Argentina’s Legislative Election Primaries Show That Governing Front Must Lose to Opposition | World

Alberto Fernández’s government suffered a defeat in the primary elections on Sunday (12) and this could imply the loss of control of the Senate and a reduction in the government’s bench in the Chamber of Deputies.

In Argentina there are elections to renew a part of the Legislature in the middle of the president’s term – this vote will take place on November 14th.

The ruling coalition could lose the majority it currently has in the Senate. In the Chamber, the government has a minority and would need 10 more seats to win the majority.

The Argentine electoral system forces electoral fronts to do a primary vote – that is, voters choose who should be the candidate of each party. As a voter can only vote for one name for one party, these primaries also reflect what preference each front has among the electorate.

Argentina’s two main political coalitions are Juntos, from the opposition, and Frente de Todos, from the government. Together, led by former president Mauricio Macri, won in most districts in the country.

Defeat in the province of Buenos Aires

Maria Eugenia Vidal, former governor of the province of Buenos Aires, and Horácio Larreta, mayor of the city of Buenos Aires, on September 12, 2021 — Photo: Raul Ferrari / Telam / AFP

The result was bad for the government even in one of its main strongholds, which are the cities around Buenos Aires. In the province of the same name (which does not include the capital), with more than 76% of the vote taken, Juntos had 38.3% of the votes, against 33.5% by Frente de Todos.

In the city of Buenos Aires, where the right is stronger, the numbers are even tougher for the government. With 96% of the ballots counted, Juntos registered 48.27% of the votes, against 24.62% of the Fernández alliance.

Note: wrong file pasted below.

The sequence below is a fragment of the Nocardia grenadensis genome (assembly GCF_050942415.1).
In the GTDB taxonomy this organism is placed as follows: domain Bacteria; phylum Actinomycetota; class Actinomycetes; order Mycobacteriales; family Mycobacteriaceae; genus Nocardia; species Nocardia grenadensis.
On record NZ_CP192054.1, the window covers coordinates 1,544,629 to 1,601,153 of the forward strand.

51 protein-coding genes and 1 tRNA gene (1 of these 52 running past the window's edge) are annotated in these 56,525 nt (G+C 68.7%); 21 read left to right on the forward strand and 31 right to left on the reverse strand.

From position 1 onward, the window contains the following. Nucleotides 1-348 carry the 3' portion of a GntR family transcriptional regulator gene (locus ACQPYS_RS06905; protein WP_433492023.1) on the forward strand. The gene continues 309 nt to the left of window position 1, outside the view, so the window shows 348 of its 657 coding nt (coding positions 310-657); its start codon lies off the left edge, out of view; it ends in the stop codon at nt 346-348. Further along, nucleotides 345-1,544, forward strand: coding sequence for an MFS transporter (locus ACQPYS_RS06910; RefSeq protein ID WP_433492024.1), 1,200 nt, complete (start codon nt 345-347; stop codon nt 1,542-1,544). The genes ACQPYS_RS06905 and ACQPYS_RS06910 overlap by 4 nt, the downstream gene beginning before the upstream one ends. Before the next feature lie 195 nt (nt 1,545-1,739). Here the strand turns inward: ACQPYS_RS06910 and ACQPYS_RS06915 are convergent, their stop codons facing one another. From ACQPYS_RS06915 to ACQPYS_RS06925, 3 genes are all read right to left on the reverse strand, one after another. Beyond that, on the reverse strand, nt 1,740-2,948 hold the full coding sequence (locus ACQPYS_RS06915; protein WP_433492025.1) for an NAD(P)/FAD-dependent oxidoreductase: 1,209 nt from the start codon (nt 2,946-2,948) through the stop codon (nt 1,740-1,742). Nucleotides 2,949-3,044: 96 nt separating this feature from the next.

“It is a catastrophic scenario for the government. With these numbers, the perspective is that the opposing triumph should be consolidated within two months”, said political scientist Carlos Fara.

“We all listened to the people’s verdict with respect and great attention,” said Fernández, alongside his party’s top leaders, after the results were announced.

“Starting tomorrow (Monday) we are going to work so that in November they accompany us because we are still convinced that we are facing two models of the country, one that includes everyone and another that leaves many aside,” he said.

Primaries marked by the pandemic

The primaries were marred by the Covid-19 pandemic, which postponed voting due to health measures.

Voters in the City of Buenos Aires, September 12, 2021 — Photo: Alejandro Pagni / AFP

The pandemic has caused more than 113,000 deaths in 5.5 million cases in the country, with a sharp decrease in infections in recent weeks as vaccination progresses. More than 63% of Argentina’s 45 million inhabitants have received a dose and 40% have been fully immunized.

A total of 34 million people were registered to vote. The participation rate was just over 67%.

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